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The Taliban has declared an ‘interim government’ in Afghanistan, having taken power on 15 August 2021 after the fall of the government of the Islamic Republic of Afghanistan. This occurred after a military advance through provinces in Afghanistan in 2021, and despite signing of the Doha Agreement between the US and the Taliban in February 2020.

Afghanistan continues to face substantial humanitarian and economic challenges. Australia is committed to supporting the Afghan people in these difficult times, including through our humanitarian program and advocacy on important issues such as human rights.

Australian officials engage with the Taliban regime in multilateral and group meetings to reinforce our expectations. Our engagement does not confer legitimacy on the Taliban. Australia, with the international community, will hold the Taliban to account for its actions, commitments, and applicable international obligations. This includes the safe passage of those seeking to depart Afghanistan, action to counter terrorism, the delivery of humanitarian assistance in accordance with international principles, and the upholding of human rights, including the rights of women and girls to education, civic and economic life.

Economic and trade information

Political situation

The Taliban’s return to power happened more quickly than the international community anticipated. Despite the February 2020 US-Taliban Agreement and international efforts to encourage the Taliban and the Afghan Government to engage in meaningful talks for a political settlement, the Taliban reneged on its undertakings and accelerated a military advance through the provinces during 2021, culminating in August 2021. Its military victories in provincial areas, encirclement of provincial capitals, and control of key transportation routes and border crossings, gave the Taliban a position of strength and significant military momentum. It became clear the Taliban was uninterested in a political solution when a military victory was within its grasp. From 6 to 15 August, all 34 provincial capitals fell to the Taliban.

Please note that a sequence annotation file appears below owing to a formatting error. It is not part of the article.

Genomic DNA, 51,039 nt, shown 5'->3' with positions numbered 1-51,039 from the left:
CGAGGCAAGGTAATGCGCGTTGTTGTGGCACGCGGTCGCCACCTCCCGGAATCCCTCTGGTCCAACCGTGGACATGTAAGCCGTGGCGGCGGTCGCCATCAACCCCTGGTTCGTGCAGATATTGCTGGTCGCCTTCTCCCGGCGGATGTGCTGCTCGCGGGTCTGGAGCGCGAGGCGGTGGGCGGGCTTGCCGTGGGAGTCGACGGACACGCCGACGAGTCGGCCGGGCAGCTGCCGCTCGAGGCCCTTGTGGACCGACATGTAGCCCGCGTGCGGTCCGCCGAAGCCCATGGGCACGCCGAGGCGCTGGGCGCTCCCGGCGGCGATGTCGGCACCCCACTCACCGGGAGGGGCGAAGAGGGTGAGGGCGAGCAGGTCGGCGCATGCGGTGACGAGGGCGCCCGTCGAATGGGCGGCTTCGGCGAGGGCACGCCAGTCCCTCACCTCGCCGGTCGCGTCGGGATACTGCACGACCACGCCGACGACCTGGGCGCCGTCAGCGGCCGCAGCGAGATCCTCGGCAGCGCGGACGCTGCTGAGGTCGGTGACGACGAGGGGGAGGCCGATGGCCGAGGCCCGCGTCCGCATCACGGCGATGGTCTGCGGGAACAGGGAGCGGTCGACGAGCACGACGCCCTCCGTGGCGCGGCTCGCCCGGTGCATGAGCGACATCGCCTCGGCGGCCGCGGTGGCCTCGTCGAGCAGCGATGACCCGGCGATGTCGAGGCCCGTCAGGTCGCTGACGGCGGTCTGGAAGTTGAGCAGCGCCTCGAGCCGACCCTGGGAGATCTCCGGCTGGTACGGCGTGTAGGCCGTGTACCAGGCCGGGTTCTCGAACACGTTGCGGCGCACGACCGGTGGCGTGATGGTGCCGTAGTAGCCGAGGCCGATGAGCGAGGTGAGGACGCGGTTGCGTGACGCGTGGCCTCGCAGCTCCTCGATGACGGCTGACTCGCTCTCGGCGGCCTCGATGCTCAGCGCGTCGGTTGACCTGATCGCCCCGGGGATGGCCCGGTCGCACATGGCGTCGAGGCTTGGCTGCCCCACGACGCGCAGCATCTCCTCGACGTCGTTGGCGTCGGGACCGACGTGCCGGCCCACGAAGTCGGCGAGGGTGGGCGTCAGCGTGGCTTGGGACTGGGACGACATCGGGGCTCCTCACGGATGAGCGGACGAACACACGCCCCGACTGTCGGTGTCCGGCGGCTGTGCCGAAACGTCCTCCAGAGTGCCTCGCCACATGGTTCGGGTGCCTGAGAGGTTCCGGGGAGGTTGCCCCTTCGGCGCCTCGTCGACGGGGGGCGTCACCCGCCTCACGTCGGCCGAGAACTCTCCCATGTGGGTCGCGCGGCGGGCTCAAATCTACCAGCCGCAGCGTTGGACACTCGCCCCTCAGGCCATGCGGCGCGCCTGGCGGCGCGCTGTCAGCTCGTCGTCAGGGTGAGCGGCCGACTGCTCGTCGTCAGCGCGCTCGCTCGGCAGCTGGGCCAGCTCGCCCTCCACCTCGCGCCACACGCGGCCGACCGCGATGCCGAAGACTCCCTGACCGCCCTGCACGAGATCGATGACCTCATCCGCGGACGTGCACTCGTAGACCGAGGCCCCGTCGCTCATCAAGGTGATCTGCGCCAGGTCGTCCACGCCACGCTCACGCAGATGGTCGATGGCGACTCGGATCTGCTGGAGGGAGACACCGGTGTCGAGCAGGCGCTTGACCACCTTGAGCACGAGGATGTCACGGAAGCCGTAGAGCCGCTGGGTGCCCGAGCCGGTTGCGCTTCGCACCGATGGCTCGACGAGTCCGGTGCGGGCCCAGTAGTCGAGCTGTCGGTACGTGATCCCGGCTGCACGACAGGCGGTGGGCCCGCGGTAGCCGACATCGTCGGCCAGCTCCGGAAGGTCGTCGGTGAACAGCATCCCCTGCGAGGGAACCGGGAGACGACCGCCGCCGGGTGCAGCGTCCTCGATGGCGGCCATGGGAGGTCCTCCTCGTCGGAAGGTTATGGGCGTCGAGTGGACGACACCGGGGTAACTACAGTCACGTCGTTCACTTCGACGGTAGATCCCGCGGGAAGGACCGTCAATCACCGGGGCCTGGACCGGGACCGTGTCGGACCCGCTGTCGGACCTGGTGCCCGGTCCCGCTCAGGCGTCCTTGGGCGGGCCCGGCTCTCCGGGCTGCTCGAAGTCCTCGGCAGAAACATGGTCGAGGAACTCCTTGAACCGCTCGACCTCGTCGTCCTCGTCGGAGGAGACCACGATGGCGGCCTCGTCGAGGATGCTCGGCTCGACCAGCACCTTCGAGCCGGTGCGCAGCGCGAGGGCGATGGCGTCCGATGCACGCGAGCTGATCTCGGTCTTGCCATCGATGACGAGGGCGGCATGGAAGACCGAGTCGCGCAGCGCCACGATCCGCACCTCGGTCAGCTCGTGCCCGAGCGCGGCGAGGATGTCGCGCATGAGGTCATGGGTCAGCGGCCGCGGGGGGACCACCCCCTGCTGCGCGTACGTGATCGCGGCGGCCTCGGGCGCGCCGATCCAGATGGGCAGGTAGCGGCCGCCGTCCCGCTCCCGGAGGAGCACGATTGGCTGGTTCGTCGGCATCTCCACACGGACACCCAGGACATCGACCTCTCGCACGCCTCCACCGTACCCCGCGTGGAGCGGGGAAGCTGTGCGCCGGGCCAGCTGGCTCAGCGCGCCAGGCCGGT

The Taliban announced what it denotes as an ‘interim government’ in Afghanistan on 8 September 2021.

Economic situation

The recent developments in Afghanistan have pushed the country into an economic crisis. Contributing factors include the reduction in international assistance, loss of access to assets abroad, and severe drought conditions adversely affecting agricultural production. Australia’s humanitarian assistance program seeks to alleviate the impacts of the economic crisis on the people of Afghanistan.

In the absence of credible official data, the World Bank provides an assessment of the economic situation in Afghanistan.

Australia’s engagement with Afghanistan

Following the events of August 2021, the Australian Government established an Interim Mission on Afghanistan (IMA) in Doha, Qatar. The IMA manages Australia’s interests in Afghanistan and works with international partners, many of which have established missions on Afghanistan in Qatar, to influence the Taliban.

Australia’s international engagement remains focused on:

  • safe passage from Afghanistan for Australian citizens and those eligible to travel to Australia
  • reinforcing regional stability, including through humanitarian support
  • influencing the Taliban to respect human rights, particularly for women and girls, and minorities, and to observe humanitarian principles
  • encouraging formation of an inclusive political process in Afghanistan, and
  • deterring any transnational terrorism resurgence and maintaining our counter terrorist financing efforts, including by working with the Ambassador for Counter-Terrorism and the Ambassador for People Smuggling and Human Trafficking.